US1668723 *Feb 14, 1927May 8, 1928Nathan C JohnsonProcess of and means for cementitious molding
US2296553 *May 2, 1940Sep 22, 1942Wood Conversion CoLiner for cement and concrete forms
US2654935 *Dec 6, 1951Oct 13, 1953Ronald AgerApparatus for applying cementitious finish
US3844527 *Sep 6, 1973Oct 29, 1974Scott SWater reservoir liner for concrete forms
Referenced by
Citing PatentFiling datePublication dateApplicantTitle
US4147818 *Nov 14, 1977Apr 3, 1979Alton Box Board CompanyPaperboard tube concrete forms
US5236975 *Oct 24, 1991Aug 17, 1993Kabushiki Kaisha ZokeiConcrete non-cure coating material, as well as concrete products or concrete structural products with surface pattern or decoration using said material and production process therefore
US6450476 *Mar 18, 1999Sep 17, 2002Johns Manville International, Inc.Formwork for producing articles of concrete
US6803006Feb 17, 2000Oct 12, 2004Janne Samuli NaamankaMethod for creating a patterned concrete surface
US20040207117 *Jul 20, 2001Oct 21, 2004Mario BorsatoConcrete casting process for the manufacture of concrete articles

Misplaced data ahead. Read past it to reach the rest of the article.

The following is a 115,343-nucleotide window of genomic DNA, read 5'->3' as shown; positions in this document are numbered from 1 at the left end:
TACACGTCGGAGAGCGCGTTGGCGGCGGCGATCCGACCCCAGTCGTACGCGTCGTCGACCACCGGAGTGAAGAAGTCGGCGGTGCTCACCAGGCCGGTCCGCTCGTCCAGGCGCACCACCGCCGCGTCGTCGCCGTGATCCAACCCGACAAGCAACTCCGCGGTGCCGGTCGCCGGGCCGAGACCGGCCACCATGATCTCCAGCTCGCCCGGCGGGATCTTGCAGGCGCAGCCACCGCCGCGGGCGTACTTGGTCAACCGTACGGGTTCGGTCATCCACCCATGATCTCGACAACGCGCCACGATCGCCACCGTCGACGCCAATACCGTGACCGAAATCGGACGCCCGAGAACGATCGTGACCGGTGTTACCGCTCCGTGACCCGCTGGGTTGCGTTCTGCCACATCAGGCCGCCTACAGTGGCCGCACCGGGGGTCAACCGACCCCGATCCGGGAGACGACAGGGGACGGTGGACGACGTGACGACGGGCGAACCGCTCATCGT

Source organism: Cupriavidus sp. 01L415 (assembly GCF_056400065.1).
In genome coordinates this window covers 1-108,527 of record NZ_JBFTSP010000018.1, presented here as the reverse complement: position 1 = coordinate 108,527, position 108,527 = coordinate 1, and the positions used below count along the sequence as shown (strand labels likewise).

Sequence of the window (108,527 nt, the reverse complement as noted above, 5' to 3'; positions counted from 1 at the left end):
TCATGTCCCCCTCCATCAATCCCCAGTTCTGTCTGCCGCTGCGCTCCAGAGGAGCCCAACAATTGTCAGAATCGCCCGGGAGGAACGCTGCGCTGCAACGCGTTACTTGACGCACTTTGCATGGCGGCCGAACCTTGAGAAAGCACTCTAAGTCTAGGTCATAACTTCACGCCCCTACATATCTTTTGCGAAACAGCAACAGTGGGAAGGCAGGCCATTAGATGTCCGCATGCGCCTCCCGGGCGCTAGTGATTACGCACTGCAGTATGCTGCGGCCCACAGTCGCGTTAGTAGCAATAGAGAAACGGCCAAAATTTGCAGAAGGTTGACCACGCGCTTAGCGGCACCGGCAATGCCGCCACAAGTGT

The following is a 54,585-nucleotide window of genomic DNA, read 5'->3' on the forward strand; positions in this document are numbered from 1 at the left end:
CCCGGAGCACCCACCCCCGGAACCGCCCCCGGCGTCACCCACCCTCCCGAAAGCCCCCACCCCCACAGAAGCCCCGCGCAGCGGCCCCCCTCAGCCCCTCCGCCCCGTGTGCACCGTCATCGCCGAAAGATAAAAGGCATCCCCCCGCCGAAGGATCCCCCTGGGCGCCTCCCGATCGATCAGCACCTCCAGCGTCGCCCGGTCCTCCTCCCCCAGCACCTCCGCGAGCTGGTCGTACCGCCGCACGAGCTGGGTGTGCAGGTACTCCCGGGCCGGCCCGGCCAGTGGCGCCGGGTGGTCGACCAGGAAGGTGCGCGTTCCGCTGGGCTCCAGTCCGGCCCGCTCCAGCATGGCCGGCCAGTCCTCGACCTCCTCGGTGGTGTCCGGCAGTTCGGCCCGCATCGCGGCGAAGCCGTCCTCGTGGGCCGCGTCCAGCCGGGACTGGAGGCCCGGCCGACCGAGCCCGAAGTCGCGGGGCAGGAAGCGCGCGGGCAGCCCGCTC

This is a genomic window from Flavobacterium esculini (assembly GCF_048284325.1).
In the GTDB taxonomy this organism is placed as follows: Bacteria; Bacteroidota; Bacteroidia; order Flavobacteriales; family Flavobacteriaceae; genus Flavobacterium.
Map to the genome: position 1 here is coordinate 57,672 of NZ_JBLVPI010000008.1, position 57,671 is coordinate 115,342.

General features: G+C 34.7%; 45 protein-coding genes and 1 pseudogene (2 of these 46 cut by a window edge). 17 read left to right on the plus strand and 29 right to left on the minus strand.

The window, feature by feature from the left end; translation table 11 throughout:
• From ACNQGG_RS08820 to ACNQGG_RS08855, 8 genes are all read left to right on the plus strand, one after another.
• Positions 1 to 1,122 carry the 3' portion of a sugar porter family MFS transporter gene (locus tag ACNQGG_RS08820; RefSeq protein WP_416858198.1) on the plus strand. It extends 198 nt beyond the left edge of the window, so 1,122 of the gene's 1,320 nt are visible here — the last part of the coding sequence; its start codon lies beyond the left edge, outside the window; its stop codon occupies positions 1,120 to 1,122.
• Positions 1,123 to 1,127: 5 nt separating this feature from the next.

US20060180731 *Feb 2, 2005Aug 17, 2006Scott William CFoam liner for casting objects in poured walls
US20060284049 *Jun 7, 2005Dec 21, 2006Greenstreak, Inc.Coated foam form members for concrete structures
US20070228254 *Jun 8, 2007Oct 4, 2007Mark EnglandCoated foam form members for concrete structures
EP0052237A2 *Oct 15, 1981May 26, 1982PWA-Kunststoff GmbHPaper for concrete with exposed aggregate and method for its manufacture
EP0401051A2 *Jun 1, 1990Dec 5, 1990Kabushiki Kaisha ZokeiConcrete non-cure coating material, and concrete products with surface pattern or decoration using said material and production process therefor
WO2000048808A2 *Feb 17, 2000Aug 24, 2000Janne Samuli NaamankaA method for creating a patterned concrete surface
WO2000048808A3 *Feb 17, 2000Nov 30, 2000Janne Samuli NaamankaA method for creating a patterned concrete surface
WO2006083658A2 *Jan 25, 2006Aug 10, 2006Scott, Mark, AllisonFoam liner for casting objects in poured walls
WO2014006102A1Jul 3, 2013Jan 9, 2014ChrysoMethod for creating patterns on a concrete surface
U.S. Classification249/187.1, 264/338, 249/112, 249/114.1, 249/134
International ClassificationB28B7/36
Cooperative ClassificationB28B7/362
European ClassificationB28B7/36B